Oxidative Stress and Endometriosis: A Systematic Review of the Literature, 2017

Topics: endometriosis, oxidative stress, ROS

Authors: Gennaro Scutiero, Piergiorgio Iannone, Giulia Bernardi, Gloria Bonaccorsi, Savino Spadaro, Carlo Alberto Volta, Pantaleo Greco and Luigi Nappi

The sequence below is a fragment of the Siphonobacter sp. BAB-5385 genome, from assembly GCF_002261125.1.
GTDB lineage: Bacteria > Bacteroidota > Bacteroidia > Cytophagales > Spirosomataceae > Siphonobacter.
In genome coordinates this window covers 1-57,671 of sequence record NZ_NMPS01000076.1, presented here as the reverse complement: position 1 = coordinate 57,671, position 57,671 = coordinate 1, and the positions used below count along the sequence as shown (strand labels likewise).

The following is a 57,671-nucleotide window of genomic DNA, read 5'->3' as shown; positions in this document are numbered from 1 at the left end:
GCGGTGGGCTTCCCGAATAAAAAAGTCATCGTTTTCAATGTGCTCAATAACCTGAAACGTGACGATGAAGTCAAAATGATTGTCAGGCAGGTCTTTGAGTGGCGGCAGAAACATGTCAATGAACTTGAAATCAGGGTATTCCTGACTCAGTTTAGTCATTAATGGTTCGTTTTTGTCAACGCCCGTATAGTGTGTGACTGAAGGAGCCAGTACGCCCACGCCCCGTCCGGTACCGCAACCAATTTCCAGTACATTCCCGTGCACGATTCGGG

Endometriosis is one of the most common gynaecologic diseases in women of reproductive age. It is characterized by the presence of endometrial tissue outside the uterine cavity. The women affected suffer from pelvic pain and infertility. The complex etiology is still unclear and it is based on three main theories: retrograde menstruation, coelomic metaplasia, and induction theory. Genetics and epigenetics also play a role in the development of endometriosis. Recent studies have put the attention on the role of oxidative stress, defined as an imbalance between reactive oxygen species (ROS) and antioxidants, which may be implicated in the pathophysiology of endometriosis causing a general inflammatory response in the peritoneal cavity. Reactive oxygen species are intermediaries produced by normal oxygen metabolism and are inflammatory mediators known to modulate cell proliferation and to have deleterious effects. A systematic review was performed in order to clarify the different roles of oxidative stress and its role in the development of endometriosis. Several issues have been investigated: iron metabolism, oxidative stress markers (in the serum, peritoneal fluid, follicular fluid, peritoneal environment, ovarian cortex, and eutopic and ectopic endometrial tissue), genes involved in oxidative stress, endometriosis-associated infertility, and cancer development.

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